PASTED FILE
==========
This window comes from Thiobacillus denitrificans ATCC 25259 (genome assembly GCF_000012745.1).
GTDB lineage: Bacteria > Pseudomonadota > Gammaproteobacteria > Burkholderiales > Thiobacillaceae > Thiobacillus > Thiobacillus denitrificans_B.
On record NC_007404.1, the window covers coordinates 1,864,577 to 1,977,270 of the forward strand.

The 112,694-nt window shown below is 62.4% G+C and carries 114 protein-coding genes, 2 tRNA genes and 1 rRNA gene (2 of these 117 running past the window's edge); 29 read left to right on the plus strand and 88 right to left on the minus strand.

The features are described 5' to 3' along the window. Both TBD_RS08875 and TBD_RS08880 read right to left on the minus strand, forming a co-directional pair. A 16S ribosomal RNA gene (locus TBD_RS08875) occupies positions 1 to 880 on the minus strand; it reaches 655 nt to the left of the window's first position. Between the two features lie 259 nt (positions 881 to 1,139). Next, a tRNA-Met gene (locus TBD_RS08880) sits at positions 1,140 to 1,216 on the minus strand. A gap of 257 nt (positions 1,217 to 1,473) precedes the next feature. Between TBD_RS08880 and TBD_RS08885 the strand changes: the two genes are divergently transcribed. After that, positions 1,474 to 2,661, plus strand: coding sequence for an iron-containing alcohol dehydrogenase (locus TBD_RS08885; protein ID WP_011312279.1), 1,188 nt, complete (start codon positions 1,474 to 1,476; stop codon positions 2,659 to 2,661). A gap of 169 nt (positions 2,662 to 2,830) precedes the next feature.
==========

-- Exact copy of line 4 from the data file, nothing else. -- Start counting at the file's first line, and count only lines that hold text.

The 112,694-nt window shown below is 62.4% G+C and carries 114 protein-coding genes, 2 tRNA genes and 1 rRNA gene (2 of these 117 running past the window's edge); 29 read left to right on the plus strand and 88 right to left on the minus strand.